Where does our freedom come from?
Should it apply to all people?
Why was ‘Independence’ a dirty word when it first appeared? This exhibition presents newly discovered evidence that the concept of Independence in the English-speaking world emerged out of the reign of Queen Elizabeth I, half a century earlier than believed.
In 1574, Travers’s treatise on reformed church government confirmed Queen Elizabeth I’s fears that the Puritans posed a threat to her political and religious authority. It was written in the company of Theodore Beza, John Calvin’s successor in Geneva and one of the most notorious advocates for resistance to monarchical rule in Europe. The text on this page implies that the subject’s obedience to the monarch is conditional, and that monarchs are themselves subject to divine authority.
The Travers Code
Elizabeth I formally suppressed Travers’s Puritan colleagues. Charges were drawn up against Travers. He managed to escape prosecution and stayed in favour with the most powerful men in government. Elizabeth’s chief advisor Lord Burghley backed Travers’s appointment as Provost of Trinity College Dublin in 1594. This page presents evidence that Travers carried out secret correspondence with the Archbishop of Canterbury, Edmund Grindal, who had been silenced in 1577 by suspension from his jurisdictional duties. The contents are concealed in a code devised by Travers using Greek characters.
From Publication to Prison
Travers’s colleague Henry Jacob, a Puritan minister, petitioned for religious reform when James I acceded to the English throne in 1603. Disillusioned by the monarchy’s failure to reform the church Jacob developed a radical case for religious liberty. His ideas were published in a series of treatises. In this text, he argued for the power of the people to determine ecclesiastical matters by their ‘free consent.’ This idea posed a serious threat to royal and clerical authority over the church and was deemed so dangerous that he was imprisoned soon after first publishing these ideas in 1604.
The First 'Declaration of Independence'?
This tract represents Henry Jacob’s most explicit defence of Independence: the view that freedom exists in the absence of any dependence on a higher authority. On this page he declares that ‘the only true Constitution [of] … every visible church of Christ … [is] having power of free Consent ordinarily in their owne Church affaires & so in power is independent.’ Jacob further justified the natural right of the people to create new religious societies based on this idea of freedom: ‘This liberty and power…bee the peoples right; and [they are] command[ed] earnestly to use it, alwaies.’ Acting on this principle, in 1616 Jacob secretly established the first Independent church on English soil. This placed power directly in the hands of the Puritan congregation in defiance of royal and clerical authority.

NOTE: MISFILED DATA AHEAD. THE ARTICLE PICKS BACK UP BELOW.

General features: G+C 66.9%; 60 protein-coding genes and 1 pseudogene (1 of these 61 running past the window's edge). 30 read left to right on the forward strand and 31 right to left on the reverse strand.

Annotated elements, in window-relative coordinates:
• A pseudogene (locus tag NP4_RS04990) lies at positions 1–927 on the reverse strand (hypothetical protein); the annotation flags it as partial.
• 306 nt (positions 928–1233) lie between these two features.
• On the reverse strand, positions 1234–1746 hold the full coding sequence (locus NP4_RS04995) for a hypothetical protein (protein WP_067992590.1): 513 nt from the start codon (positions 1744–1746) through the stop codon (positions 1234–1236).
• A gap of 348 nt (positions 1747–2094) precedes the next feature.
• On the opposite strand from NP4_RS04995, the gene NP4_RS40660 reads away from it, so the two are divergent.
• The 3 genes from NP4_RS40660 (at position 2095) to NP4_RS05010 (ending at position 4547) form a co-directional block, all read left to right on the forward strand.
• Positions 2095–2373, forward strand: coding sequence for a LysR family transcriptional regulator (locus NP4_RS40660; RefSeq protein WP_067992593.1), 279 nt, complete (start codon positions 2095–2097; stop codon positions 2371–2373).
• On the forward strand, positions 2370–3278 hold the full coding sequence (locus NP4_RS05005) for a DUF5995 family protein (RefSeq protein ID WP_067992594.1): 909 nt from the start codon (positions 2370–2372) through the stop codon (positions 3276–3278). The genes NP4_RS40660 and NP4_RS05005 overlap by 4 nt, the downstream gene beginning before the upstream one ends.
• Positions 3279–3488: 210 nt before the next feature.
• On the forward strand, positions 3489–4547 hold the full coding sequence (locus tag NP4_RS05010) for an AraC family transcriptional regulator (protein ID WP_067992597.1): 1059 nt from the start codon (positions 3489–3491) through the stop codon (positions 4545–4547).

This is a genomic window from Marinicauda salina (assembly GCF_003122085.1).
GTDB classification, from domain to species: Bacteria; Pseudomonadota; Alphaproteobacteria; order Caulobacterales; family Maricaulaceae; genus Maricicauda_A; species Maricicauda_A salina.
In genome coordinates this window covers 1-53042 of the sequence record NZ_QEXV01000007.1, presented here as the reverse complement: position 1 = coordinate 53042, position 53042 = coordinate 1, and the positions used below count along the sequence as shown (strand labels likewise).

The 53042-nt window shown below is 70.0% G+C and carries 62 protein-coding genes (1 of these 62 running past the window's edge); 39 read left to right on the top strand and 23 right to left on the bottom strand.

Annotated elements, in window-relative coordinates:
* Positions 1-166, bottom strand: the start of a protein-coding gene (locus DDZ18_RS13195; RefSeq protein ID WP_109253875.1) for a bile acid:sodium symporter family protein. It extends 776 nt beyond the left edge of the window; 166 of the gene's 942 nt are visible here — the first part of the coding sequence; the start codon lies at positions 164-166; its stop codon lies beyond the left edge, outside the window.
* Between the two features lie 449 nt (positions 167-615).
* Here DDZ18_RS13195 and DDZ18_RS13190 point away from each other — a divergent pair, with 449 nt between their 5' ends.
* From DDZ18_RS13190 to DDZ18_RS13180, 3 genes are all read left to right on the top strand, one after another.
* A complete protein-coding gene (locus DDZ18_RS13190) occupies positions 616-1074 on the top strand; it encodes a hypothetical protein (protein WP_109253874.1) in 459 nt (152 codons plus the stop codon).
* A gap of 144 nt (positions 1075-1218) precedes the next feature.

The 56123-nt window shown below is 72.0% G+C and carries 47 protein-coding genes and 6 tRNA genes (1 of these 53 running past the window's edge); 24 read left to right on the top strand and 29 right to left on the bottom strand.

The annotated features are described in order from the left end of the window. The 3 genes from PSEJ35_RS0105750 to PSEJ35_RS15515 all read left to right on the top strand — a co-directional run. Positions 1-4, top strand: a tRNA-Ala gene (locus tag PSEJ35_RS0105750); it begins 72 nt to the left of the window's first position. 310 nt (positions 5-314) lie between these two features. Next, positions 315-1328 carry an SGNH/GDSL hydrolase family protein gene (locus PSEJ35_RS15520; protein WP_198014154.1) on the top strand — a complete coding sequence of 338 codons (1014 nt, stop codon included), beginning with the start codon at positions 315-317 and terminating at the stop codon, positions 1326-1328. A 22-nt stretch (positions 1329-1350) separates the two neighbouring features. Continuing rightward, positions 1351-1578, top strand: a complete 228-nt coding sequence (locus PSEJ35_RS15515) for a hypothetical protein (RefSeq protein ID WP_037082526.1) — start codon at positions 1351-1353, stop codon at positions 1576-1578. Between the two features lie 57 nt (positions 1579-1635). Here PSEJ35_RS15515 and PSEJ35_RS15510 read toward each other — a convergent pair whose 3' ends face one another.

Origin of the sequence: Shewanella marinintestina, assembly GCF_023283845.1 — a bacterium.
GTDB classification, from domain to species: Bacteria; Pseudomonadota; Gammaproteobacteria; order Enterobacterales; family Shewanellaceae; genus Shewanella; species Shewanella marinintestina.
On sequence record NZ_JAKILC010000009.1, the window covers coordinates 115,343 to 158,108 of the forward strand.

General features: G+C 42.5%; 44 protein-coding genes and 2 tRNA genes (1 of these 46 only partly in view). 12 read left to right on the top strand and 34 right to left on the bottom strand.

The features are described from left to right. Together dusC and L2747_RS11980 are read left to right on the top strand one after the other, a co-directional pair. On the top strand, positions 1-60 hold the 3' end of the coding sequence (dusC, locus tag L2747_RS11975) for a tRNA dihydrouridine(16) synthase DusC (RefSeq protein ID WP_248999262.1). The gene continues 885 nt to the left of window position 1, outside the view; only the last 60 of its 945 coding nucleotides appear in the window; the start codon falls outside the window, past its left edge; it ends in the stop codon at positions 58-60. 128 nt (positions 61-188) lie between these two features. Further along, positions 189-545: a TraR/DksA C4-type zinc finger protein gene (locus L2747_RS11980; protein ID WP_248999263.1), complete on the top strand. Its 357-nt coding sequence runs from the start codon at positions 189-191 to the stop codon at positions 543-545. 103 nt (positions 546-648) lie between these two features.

Echoing the social order of the classical world, Travers reserved freedom for an elite group of male citizens. In contrast, Jacob was the first person in England to broaden the classical idea of freedom by applying it to the New Testament. Thus its potential application became universal, cutting across social rank and gender. In this extensive refutation of Jacob’s view, Travers coined the term ‘Independency’ and condemned Jacob’s idea as a ‘disease.’ He alleged that Jacob was a man who would ‘begin a new world.’ Ironically this anticipated the subsequent viral spread of Independence in the English Revolution and Jacob’s later emigration to America.
The 'Independents’ became a derogatory label for revolutionaries in the mid-seventeenth century. Members of Jacob’s Independent congregation, and its offshoots, played a central role in events which culminated in the trial and execution of King Charles I in 1649. One such Independent, Colonel Thomas Pride forcibly removed conservative members of parliament. Clement Walker criticised the revolutionary actions of the ‘Independents’, alleging that the army and its allies deliberately hindered a settlement with the monarch and sought power for themselves.
Some of the boldest arguments for religious toleration appeared during the English Civil Wars. Citing Henry Jacob, the Independent clergyman John Goodwin called for a broad religious toleration, based on the idea that individuals, including women, were capable of judging both spiritual and political matters for themselves. Placing such authority directly into the hands of the people represented a crucial step towards the Independence of religious and political thought.
Some religious 'Independents', including Jacob, emigrated to the American colonies, where they spearheaded bold experiments with religious and political freedom. Jacob died shortly after his arrival in Virginia, but his ideas continued to spread and flourish. Nathaniel White defended Independence and religious freedom in Bermuda and the Bahamas informed by John Goodwin’s argument for religious toleration and by Henry Jacob’s ideas about the church.
Dr Polly Ha
University of East Anglia
Manuscripts & Archives Research Library
Images: Gillian Whelan
Digital Resources & Imaging Services
Technical support: Greg Sheaf
Digital Systems and Services
With thanks to Dr Jason McElligott and Marsh’s Library, Dublin, for permission to film their copy of The Royall Oake of Brittayne.